IPL: Indian Premier League 2009

All set for the floodlit curtain-raiser


Match Facts
Friday, April 30, Providence
Start time 1700 (2100 GMT)

The Big Picture

In the coming fortnight, West Indies have a shot at redemption – a chance to put the horrors of the 2007 World Cup firmly behind them, and demonstrate once again the joie de vivre of Caribbean cricket. But nothing can be achieved without a solid showing from the hosts, and therefore, with a tricky encounter with England to follow on Monday, nothing less than a victory will suffice in their tournament opener, against the top dogs among underdogs, Ireland.

The Irish, of course, have nothing but fond memories to fall back on from 2007. That was the tournament in which they announced themselves as the best of the rest, with a thrilling St Patrick’s Day victory over Pakistan that carried them into the Super Eights stage of the contest. In the last World Twenty20 in England they repeated the feat by vaulting into the second stage at the expense of Bangladesh, but with such feats come heightened expectations. Despite their outsider status, failure to qualify would come as a genuine disappointment.

Form guide (most recent first)

West Indies LWWLL
Ireland LWLLL

Watch out for…

When it’s inspiration you seek, there’s no looking past West Indies’ captain, Chris Gayle, whose languid demeanour masks a competitive instinct that invariably bubbles into action when the stakes are at their highest. Virtually singlehandedly, he carried his team to the semi-finals of the last World Twenty20 in England, while many of his team-mates recall with awe his cool pocketing of Stanford’s millions in that infamous 20/20 for 20 fixture in Antigua. He’s still the only man to make a hundred in this competition, and lest we forget, that came in the tournament opener in 2007.

The Providence wicket promises to be slow and low, and therefore it could well play into the hands of one of the rising stars of Ireland cricket. George Dockrell is only 17 years old, but his left-arm spin has already proven invaluable to his team-mates: in the crucial semi-final of the recent qualifying tournament in Dubai, he claimed 4 for 20 in 3.3 overs to deny the Netherlands their chance of a repeat appearance in this competition. Two further wickets in the defeat against Afghanistan on Wednesday confirmed his form and rhythm are in place.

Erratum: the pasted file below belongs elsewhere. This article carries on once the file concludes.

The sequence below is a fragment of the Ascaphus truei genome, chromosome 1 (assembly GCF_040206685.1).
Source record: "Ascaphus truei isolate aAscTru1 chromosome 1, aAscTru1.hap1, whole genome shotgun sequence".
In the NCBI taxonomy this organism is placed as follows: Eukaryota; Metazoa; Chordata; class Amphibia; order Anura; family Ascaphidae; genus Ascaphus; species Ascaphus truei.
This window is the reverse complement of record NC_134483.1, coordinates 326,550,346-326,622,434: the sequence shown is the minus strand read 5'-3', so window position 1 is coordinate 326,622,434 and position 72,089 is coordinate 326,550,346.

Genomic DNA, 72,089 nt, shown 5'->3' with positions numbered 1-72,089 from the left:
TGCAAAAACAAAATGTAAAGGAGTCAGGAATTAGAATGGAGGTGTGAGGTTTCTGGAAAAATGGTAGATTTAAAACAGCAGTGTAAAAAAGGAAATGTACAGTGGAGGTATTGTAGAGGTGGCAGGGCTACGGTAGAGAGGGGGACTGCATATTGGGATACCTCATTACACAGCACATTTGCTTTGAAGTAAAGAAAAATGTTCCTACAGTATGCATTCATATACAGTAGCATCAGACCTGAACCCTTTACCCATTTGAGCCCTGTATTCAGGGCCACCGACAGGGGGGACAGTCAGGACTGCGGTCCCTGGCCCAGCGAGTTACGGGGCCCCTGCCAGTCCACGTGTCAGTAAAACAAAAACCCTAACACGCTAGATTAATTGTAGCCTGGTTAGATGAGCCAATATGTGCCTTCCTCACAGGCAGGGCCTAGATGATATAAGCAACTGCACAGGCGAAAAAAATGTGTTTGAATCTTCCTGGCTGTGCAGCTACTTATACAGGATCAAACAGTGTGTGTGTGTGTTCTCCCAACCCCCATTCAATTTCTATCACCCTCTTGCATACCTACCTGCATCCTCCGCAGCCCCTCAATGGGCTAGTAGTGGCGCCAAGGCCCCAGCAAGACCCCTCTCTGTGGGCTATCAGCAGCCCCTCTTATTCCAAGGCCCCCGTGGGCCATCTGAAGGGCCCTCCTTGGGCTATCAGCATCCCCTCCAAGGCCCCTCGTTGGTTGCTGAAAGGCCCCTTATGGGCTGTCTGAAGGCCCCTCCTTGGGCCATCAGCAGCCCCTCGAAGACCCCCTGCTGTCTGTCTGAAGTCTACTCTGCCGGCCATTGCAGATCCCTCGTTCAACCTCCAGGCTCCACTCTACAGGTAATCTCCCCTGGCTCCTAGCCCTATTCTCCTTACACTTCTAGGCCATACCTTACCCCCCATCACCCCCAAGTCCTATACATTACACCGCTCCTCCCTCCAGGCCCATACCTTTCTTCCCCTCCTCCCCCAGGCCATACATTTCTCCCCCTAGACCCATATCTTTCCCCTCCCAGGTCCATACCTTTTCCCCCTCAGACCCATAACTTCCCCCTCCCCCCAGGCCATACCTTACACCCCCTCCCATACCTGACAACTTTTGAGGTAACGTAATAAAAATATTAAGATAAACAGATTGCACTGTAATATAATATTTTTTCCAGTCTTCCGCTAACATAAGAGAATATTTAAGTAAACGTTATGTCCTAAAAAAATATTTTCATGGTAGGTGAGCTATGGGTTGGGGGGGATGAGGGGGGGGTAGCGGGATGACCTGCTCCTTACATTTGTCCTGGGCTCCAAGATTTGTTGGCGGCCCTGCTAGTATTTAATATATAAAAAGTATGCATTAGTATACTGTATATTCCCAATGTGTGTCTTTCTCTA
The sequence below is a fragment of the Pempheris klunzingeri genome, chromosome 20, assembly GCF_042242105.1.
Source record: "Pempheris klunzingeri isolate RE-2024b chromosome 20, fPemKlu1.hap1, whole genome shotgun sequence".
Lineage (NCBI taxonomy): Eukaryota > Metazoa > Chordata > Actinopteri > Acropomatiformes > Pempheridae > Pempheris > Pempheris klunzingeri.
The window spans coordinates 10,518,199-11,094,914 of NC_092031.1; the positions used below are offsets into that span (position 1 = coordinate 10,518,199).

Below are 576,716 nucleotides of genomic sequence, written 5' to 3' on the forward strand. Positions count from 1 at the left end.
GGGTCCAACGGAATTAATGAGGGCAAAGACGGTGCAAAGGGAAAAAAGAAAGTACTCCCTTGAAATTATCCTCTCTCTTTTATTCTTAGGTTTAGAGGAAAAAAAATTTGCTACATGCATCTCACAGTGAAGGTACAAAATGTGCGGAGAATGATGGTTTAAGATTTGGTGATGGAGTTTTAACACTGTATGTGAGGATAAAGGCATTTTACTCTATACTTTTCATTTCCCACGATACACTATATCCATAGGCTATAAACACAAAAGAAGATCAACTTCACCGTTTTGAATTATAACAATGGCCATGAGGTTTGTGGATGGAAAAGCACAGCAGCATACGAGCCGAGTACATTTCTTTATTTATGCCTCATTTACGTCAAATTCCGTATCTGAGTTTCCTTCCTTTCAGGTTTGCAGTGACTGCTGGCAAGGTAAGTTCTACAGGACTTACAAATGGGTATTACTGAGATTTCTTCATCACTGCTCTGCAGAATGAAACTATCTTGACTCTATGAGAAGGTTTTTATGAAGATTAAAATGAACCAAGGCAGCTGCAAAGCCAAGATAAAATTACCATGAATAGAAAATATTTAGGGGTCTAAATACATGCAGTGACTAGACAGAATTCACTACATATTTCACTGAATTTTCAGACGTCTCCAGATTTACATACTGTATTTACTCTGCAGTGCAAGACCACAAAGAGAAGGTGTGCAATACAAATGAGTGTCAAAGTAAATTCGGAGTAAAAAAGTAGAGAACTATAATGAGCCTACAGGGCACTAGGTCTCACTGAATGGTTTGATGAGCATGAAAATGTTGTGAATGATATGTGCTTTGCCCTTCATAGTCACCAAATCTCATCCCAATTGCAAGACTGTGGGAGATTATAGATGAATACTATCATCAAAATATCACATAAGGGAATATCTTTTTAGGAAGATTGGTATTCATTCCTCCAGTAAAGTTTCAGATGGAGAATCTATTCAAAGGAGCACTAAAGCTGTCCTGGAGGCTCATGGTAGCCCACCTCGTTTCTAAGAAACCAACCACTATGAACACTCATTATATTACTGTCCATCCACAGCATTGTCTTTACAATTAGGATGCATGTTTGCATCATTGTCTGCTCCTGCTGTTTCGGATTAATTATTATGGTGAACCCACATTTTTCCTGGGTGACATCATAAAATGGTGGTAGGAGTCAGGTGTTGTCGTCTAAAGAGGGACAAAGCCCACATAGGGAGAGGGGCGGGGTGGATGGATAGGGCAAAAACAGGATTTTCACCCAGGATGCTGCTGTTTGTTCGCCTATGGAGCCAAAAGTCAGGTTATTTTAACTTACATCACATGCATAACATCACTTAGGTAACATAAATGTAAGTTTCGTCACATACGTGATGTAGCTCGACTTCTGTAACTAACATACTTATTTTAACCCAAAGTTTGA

Team news

West Indies have a couple of injury concerns, with Jerome Taylor struggling with shoulder and ankle trouble and Sulieman Benn battling a shoulder injury. It is unclear whether Benn will play but Kieron Pollard, who missed the warm-up match against New Zealand with flu, should be good to go.

West Indies (possible) 1 Chris Gayle (capt), 2 Shivnarine Chanderpaul, 3 Dwayne Bravo, 4 Ramnaresh Sarwan, 5 Narsingh Deonarine, 6 Kieron Pollard, 7 Darren Sammy, 8 Denesh Ramdin (wk), 9 Sulieman Benn, 10 Ravi Rampaul, 11 Nikita Miller.

Ireland (possible) 1 William Porterfield (capt), 2 Paul Stirling, 3 Niall O’Brien (wk), 4 Alex Cusack, 5 Kevin O’Brien, 6 Gary Wilson, 7 John Mooney, 8 Trent Johnston, 9 Andre Botha, 10 Peter Connell, 11 George Dockrell.

Pitch and conditions

The sluggish surface is a given, but the X factor will be provided by Providence’s rarely-used floodlights. Due to the constraints of the Caribbean timezone, there are just two floodlit games on the schedule for this tournament. It remains to be seen how the teams and the conditions will respond, although the night-time spectacle will doubtless enliven the Guyana faithful – which ought to be a boost for the home team, and by extension, the whole tournament.

Stats and trivia

* Ireland have never been West Indies in an official international contest, although they have only faced each other on three previous occasions, all in ODIs, with two defeats and one wash-out.

* West Indies were, however, the victims in one of the most memorable moments for Irish cricket, at Sion Mills in 1969, when they were bowled out for 25 en route to a nine-wicket defeat.


“We can’t have five wickets down for 30 runs in eight or nine overs and expect to be competitive in a game. It’s a case of complacency and bad batting as a whole. We’ve just got to make sure that we get rid of that complacency.”
Ireland’s coach, Phil Simmons, reacts to his team’s defeat in their warm-up against Afghanistan on Wednesday.
Source:Cricket News

Image Source:Cricinfo

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